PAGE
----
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‘Vacation Friends 2’ Review: A Superior and Funnier Sequel than the First

(L-R): Yvonne Orji as Emily, Lil Rel Howery as Marcus, Meredith Hagner as Kyla, and John Cena as Ron in 20th Century Studios' VACATION FRIENDS 2, exclusively on Hulu. Photo by Katrina Marcinowski. © 2023 20th Century Studios. All Rights Reserved.

Despite a muddled structure, Vacation Friends 2 is a much funnier installment than the original.

This piece was written during the 2023 WGA and SAG-AFTRA strikes. Without the labor of the writers and actors currently on strike, the movie being covered here wouldn’t exist.

I never expected Disney to greenlight a Vacation Friends 2, but it is here. I wasn’t that big of a fan of the original — it was predictable and mostly unfunny, even if John Cena seemed to have a blast playing a total goof. Vacation Friends 2 takes the premise of Cena and Meredith Hagner not knowing how to interact in public to the extreme, and it’s surprisingly funnier and more heartfelt than the original installment. It feels strange to say this since most critics don’t seem to enjoy the movie, but I had a hell of a time watching Cena et al. go on the craziest vacation of their lives.

In this installment, Marcus (Lil Rel Howery) and Emily (Yvonne Orji) take Ron (John Cena), Kyla (Meredith Hagner), and Maurillio (Carlos Santos) to the Caribbean, as Marcus will discuss a potential major construction deal with the Kim Wae Group, spearheaded by the VP Yeon (Ronny Chieng, who’s played a businessman twice in a month with this film and Joy Ride). However, what should’ve been a simple business/leisure vacation complicates itself when Kyla’s father (Steve Buscemi) shows up, fresh off of prison, and gets involved with drug dealers to retrieve $5 million from leader Warren’s (Jamie Hector) plane in Cuba.

It’s a lot of movies, and unfortunately, it can’t move swiftly from one situation to the next. The tonal shift in its midsection is amazingly jarring, especially when it becomes an all-out war film against drug dealers and the bumbling vacationers. That’s when the humor mostly takes a nosedive, and the audience is treated to a series of highly conventional foot and car chases between the protagonists and the antagonists. The climax does get a bit more extreme, but it’s clear director Clay Tarver doesn’t have the eye to direct fun comedic action. It also takes a much more serious tone than the first, hampering its light-hearted nature in favor of a darker climax that doesn’t much fit into what the first two movies established. However, it does tighten up all loose ends nicely and elevates its heartfelt moments near the end. 

It’s the first two acts of the film that Vacation Friends 2 is a consistent laugh riot, though your mileage may vary depending on the humor you may laugh at. I’m a sucker for anything lowbrow if done smartly and acted in the vein of a five-year-old kid with a big heart. That’s what John Cena does when he snorts Kyla’s mother’s ashes, thinking that it’s cocaine, and it’s extremely funny. Cena was the best part of the first movie, and it’s no surprise to see how much fun he’s having here, even if the material is a bit inconsistent. But it doesn’t matter: the way he sells every single line with the utmost conviction is a feat to behold, and I feel he’s one of the most underappreciated comics we have right now.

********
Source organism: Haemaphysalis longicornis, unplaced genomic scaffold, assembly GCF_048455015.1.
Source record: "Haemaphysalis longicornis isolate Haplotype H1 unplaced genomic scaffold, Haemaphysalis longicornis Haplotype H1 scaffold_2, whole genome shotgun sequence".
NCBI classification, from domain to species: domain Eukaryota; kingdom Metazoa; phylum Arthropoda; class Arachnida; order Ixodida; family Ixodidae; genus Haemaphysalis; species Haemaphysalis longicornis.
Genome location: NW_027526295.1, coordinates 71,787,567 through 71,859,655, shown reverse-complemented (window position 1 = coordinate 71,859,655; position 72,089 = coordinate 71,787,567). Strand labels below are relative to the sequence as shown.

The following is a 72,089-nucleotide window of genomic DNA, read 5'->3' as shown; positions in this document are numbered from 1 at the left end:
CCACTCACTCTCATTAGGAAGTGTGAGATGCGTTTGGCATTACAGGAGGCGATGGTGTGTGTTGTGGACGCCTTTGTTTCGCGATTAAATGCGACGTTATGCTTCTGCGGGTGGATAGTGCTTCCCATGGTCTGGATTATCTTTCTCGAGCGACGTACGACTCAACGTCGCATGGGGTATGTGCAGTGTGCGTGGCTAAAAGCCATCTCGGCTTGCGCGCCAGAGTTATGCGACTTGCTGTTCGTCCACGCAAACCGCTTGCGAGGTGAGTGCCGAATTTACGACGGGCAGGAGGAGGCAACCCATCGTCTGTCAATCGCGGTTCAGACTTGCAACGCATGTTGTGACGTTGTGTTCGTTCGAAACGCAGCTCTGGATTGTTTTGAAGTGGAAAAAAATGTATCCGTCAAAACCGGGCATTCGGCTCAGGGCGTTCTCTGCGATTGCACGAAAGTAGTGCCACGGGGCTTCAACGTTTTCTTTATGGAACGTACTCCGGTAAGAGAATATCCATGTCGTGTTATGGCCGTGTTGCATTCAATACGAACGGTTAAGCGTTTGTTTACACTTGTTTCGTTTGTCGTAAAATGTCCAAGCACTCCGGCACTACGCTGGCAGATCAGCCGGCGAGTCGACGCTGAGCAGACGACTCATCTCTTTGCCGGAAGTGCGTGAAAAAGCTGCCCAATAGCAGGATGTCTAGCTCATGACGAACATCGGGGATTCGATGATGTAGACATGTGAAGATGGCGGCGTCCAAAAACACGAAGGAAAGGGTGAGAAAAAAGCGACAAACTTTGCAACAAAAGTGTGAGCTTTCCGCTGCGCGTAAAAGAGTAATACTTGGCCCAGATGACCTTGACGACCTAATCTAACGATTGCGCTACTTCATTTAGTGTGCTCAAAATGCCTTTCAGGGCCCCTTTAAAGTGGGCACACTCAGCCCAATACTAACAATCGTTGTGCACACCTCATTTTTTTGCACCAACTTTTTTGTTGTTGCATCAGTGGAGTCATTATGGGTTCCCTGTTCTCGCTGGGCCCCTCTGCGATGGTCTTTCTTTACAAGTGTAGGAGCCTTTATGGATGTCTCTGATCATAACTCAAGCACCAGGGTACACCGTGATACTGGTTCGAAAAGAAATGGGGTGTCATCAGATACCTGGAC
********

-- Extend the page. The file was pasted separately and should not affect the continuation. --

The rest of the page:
Unlike a certain other wrestler turned actor (or money launderer), Cena can act. He’s no showman — he takes the job seriously and consistently wants to push himself, no matter what he does. He’s come a long way from The Marine, and it’s always a thrill to see him on screen, especially when paired with Howery, Hagner, and even Buscemi, who gives a mildly enjoyable (but extremely phoned-in) portrayal of Kyla’s father. I’ll admit he’s the film’s weakest link, alongside the underdeveloped and extremely stereotypical villains. However, even when Buscemi’s heart isn’t 100% into the material, he still delivers a campy enough performance to sell whatever character he’s playing. And there are numerous fun moments involving his character butting heads with Cena that make up for his bored stature most of the time. Howery & Orji also surprise, with the former’s comedic timing refining itself further as he stars in more of these comedies. He was the best part of the awful The Out-Laws, so he’ll be great here and shares plenty of very stupid (but hilarious) scenes with Chieng’s Yeon.

Instead of retreading the beats of the original Vacation Friends, Tarver elevates what worked in the previous film and eliminates what didn’t. As such, we get a much funnier and more entertaining sequel than the last one. I may be the only one currently saying this, but if you enjoyed the first one, there’s no reason that you won’t like the sequel. Give it a chance, and it may surprise you as it did me.

Vacation Friends 2 is now streaming on Hulu in the United States and on Disney+ internationally. 

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